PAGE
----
“Once you were a blacksmith.”
“I also ran a video store. But neither of those occupations is in demand much less in existence.”
She replies, “Well are you handy with a mop? I could use a househusband to cook, clean, and wash dishes.”
I say, “I am good with a broom.”
“My resume has read custodial work since I was a teenager. So my job skills more closely resemble a housewife. Someone needs to bring home the bread. Since you ran a video store you must know about accounting. So it is settled you’ll take up accounting while I do janitorial work to make ends meet. Then with that diploma in hand, you’ll present yourself as an accountant. Then we’ll afford to send me to paralegal school so our pay scale will be close so you can still be a man.”
A maiden floats like a flute melody to lead me to the fount where hair conditioner will untangle my knotty crown. She lays her soft hands upon my head to bring me comfort in the hour of my deepest need. I feel the flutter of her silken fingers with tropic water pouring onto my pate.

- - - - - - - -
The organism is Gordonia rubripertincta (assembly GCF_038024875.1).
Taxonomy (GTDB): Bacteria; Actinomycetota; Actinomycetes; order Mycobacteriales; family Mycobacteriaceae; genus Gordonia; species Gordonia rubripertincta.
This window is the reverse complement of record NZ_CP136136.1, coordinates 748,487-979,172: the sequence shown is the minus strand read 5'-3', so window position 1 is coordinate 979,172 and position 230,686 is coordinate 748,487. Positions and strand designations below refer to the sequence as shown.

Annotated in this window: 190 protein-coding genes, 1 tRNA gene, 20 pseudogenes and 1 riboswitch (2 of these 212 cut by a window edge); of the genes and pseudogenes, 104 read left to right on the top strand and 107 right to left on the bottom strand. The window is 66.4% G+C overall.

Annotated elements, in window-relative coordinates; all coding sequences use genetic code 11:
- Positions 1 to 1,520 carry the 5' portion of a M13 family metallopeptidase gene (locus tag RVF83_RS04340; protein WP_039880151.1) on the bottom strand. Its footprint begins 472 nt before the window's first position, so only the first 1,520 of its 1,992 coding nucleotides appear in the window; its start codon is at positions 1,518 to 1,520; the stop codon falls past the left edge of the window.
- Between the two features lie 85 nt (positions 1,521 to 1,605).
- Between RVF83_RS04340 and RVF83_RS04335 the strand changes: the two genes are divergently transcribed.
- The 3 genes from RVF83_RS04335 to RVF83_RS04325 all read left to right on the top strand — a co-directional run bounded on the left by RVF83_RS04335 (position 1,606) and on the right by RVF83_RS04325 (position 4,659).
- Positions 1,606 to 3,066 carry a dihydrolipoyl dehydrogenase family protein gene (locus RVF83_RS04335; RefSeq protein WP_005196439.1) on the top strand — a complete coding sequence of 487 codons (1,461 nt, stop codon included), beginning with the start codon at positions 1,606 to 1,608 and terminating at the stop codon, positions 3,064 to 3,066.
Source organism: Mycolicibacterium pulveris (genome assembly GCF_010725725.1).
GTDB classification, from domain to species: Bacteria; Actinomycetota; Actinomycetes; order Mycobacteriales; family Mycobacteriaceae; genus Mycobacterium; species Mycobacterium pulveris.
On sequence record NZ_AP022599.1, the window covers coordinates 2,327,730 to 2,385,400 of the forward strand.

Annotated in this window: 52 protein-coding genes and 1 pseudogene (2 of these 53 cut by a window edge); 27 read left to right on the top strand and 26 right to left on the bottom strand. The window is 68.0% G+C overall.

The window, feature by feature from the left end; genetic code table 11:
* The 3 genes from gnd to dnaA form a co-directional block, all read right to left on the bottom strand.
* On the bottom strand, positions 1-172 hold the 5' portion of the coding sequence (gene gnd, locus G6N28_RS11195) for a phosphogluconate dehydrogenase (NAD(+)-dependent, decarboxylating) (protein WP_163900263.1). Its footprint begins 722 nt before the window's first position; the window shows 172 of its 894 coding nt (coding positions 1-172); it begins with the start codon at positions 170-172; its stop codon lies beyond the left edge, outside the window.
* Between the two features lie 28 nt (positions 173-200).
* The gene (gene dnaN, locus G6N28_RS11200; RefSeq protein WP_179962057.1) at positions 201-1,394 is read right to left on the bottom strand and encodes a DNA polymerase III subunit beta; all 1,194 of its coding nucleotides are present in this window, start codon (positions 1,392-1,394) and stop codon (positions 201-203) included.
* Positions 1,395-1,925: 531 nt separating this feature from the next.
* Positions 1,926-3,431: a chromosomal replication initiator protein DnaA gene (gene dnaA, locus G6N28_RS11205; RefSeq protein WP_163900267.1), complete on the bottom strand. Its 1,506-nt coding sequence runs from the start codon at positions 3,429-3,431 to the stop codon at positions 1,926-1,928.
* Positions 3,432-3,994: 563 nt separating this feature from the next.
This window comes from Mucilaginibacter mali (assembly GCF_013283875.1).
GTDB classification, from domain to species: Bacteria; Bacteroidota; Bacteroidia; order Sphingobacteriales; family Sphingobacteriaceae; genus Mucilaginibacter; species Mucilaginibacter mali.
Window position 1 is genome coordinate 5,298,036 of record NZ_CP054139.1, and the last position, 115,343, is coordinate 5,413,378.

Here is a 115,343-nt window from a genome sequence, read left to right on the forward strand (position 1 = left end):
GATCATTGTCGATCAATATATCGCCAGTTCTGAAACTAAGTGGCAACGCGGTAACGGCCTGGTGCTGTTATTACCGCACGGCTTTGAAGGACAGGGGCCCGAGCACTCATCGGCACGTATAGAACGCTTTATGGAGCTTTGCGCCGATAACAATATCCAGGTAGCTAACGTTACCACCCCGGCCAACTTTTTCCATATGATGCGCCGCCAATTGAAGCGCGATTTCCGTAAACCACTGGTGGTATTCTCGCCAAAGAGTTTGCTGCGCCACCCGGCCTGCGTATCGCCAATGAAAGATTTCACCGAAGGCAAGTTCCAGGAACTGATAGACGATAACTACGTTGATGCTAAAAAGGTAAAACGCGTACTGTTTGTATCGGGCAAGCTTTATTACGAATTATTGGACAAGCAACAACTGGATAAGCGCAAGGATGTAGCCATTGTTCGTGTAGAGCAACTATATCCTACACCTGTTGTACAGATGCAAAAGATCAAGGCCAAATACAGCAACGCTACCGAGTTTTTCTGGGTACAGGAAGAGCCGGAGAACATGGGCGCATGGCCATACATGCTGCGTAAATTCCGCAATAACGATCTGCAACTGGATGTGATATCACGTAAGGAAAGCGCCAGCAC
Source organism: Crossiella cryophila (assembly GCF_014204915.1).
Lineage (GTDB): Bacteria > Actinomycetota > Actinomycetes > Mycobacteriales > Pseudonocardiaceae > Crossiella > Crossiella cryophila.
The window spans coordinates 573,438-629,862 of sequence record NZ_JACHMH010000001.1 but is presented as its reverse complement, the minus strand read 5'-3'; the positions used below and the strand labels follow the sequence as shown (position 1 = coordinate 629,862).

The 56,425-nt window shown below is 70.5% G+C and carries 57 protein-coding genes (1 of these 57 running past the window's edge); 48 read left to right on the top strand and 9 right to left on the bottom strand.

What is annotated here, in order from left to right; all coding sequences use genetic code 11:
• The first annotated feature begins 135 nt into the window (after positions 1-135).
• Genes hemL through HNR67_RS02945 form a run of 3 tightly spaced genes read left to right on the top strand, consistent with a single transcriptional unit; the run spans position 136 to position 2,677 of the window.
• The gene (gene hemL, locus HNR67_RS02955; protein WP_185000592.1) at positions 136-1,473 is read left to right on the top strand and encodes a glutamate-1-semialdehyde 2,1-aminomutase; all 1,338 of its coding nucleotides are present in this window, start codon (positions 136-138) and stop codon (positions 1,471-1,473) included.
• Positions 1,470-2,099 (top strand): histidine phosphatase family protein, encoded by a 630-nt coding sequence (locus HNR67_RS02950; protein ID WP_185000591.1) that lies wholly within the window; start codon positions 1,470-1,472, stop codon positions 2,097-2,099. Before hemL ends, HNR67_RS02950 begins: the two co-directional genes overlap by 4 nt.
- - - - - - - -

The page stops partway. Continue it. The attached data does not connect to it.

She sifts the fine strands of my angel hair in the flaxen sheen love light of her touch. My wheaten ripples roll under the weave of her undulating strokes. Like a fine web of sweetness, my tender scalp becomes a pleasure garden with my ache joining her compassion. She leads me to the barber chair. There, my locks fall under the finesse of a scissor witch who reclaims the handsome man from what vagrant tears have wrought.
Rowena my belle takes me well in hand. She says, “You refugees of the street are like unto Jesus. But our match is earthy as well as heavenly. So shall I wash your feet in the tears of the Dead Sea like the woman bathed Christ’s feet in her own teardrops.”